5 Things Every Parent Should Teach Their Child
Every parent wants to do the right thing when raising their children. It’s often hard to sort out the truly important parenting advice from what advice just white noise. There are some life lessons that all children need to be taught to be successful adults.
Pink is for boys and blue is for girls.
It is silly in a global world where we aim for equality that we still gender stereotype. Girls need to know about technology; how a computer works and everything they can do on it. They also need to know how to fix a car. Even if we have girly-girls, they might not always be in a position to not know. They might get divorced down the line, or simply have a husband who can’t be there to help them at that moment. A clogged drain needs to be unclogged, not sitting around waiting. Girls should be out mowing the lawn as much as boys; yard work waits for no one.
On the same note, boys shouldn’t have their domestic side neglected. Boys need to learn how to cook; Baking uses an incredible amount of math skills. And what woman isn’t impressed by a man who can cook dinner? Boys will go off to college and need to know how to do their laundry. Boys should be the ones cleaning the bathroom(s) at home. Women frequently say that the thing they love most about their husbands is when they help out around the house.
“Fair” does not mean “equal”
As a society, we are hurting our children by giving them all the same things. Parents are giving siblings presents on another child’s birthday because they don’t want the other one left out. At the end of the sports season, every child receives a trophy. At school ceremonies we are making sure everyone in the school gets an award and we aren’t honoring honor roll. What in reality is this teaching our children?
Life isn’t equal. Not everyone has the same size house or six-figure paychecks. Not every child will get into an Ivy League school or land a pro-sports contract. There is nothing wrong with that.
What we are in fact doing, is giving kids that sense of entitlement that we complain about. They expect to be rewarded when they give a half effort, or no effort. Kids that excel are wondering why if the kid in the seat next to him received the same reward. Kids aren’t dumb. They know who is making As and who is making Cs. They know the kids who win the game for the team.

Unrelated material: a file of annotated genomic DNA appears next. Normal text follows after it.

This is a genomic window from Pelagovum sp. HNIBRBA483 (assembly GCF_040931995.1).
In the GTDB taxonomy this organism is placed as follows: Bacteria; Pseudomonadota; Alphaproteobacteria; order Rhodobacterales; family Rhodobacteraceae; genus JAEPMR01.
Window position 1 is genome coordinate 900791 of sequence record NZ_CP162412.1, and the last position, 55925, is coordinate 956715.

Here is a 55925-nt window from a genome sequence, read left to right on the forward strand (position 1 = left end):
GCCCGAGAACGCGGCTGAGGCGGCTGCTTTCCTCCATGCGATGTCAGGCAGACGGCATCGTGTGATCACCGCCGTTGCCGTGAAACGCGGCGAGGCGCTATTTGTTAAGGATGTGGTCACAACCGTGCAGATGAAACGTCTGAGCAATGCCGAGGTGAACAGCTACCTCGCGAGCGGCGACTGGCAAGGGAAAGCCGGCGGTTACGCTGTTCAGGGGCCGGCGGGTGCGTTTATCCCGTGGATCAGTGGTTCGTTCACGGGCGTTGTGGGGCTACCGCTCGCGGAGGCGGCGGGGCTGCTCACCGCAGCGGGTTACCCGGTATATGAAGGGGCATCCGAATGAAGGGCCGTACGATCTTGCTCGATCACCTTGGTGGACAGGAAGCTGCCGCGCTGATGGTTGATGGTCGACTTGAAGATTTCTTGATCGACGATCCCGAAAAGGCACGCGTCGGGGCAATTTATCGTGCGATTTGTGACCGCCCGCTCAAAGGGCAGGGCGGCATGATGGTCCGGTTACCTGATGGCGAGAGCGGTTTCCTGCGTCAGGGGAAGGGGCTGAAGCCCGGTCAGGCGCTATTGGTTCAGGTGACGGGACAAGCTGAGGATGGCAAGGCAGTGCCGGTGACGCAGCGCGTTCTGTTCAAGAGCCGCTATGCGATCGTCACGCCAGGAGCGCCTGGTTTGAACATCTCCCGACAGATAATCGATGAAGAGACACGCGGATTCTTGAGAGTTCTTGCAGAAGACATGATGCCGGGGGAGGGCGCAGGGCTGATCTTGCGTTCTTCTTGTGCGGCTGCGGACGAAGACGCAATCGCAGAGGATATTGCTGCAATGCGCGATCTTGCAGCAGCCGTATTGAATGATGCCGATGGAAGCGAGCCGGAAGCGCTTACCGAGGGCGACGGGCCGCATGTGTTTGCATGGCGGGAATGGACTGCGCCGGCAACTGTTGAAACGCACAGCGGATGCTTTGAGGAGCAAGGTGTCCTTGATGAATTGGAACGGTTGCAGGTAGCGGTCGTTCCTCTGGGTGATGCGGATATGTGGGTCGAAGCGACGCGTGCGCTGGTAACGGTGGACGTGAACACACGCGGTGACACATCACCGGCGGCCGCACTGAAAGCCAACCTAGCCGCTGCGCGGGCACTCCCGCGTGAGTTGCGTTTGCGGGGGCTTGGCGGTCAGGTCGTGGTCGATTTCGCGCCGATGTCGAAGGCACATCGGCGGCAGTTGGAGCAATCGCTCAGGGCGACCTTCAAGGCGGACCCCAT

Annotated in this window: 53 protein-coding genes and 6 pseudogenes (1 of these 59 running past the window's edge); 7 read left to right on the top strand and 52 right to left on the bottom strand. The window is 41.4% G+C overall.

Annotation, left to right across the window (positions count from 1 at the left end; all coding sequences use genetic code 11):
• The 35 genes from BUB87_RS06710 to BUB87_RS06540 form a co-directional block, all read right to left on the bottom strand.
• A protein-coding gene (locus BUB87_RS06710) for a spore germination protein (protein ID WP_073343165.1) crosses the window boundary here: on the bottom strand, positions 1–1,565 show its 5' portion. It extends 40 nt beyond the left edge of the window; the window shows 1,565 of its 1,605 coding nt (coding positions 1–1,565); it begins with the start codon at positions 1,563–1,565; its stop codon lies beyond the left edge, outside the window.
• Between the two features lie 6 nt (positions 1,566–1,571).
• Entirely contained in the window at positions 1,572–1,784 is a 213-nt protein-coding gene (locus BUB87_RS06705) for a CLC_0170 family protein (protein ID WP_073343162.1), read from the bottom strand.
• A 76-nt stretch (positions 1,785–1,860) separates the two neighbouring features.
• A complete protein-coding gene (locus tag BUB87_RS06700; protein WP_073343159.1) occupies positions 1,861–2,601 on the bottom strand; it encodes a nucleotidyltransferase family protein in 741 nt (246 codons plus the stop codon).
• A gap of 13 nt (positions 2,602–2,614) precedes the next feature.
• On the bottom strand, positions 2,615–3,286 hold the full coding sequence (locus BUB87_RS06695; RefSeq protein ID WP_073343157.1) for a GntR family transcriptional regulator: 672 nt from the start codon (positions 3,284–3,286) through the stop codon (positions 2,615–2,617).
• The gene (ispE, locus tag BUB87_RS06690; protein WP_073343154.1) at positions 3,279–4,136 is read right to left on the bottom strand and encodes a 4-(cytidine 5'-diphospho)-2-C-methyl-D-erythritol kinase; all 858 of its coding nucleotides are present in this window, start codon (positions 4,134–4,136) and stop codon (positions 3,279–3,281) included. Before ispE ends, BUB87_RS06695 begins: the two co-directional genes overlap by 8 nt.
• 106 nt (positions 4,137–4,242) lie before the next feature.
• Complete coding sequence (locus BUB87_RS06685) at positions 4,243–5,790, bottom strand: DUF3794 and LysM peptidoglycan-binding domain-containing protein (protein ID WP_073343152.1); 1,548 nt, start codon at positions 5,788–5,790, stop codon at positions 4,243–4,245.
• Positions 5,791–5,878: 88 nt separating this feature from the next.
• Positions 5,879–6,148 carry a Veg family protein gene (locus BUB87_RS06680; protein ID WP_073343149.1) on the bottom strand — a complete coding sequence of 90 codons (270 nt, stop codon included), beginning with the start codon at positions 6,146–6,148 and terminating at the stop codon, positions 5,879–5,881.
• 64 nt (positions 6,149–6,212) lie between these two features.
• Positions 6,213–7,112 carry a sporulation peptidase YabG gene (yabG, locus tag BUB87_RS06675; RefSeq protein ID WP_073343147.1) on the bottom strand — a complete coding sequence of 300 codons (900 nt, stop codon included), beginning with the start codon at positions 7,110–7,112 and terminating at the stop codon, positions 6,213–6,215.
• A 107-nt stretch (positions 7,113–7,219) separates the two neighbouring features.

It is OK to award the kids who do well for what they do well. The star of the team, might not be the straight A student. The sooner kids learn that they get rewarded for the efforts they make and for the things they succeed at, the better prepared for life they will be.
What’s important is that they have the same chances; that is what is fair. What they do with it from there, is up to them. They will find what they do well at, and make the most of it—if they are given the opportunity and not held back by everyone trying to make sure life is equal so no one’s feelings are hurt from being left out.
Words do hurt
“Sticks and stones will break my bones, but words will never hurt me!” is a childhood rhyme that is meant to empower children, but the truth is words DO hurt. A lot. More than sticks and stones. Broken bones will heal, but emotional wounds stay with us for a long time.
Parents need to teach their children to think before they speak. What might be something funny, can really be hurtful to someone else. As adults, we understand that we don’t laugh when someone has a bad haircut because it isn’t what they wanted, but we need to teach that to our children too.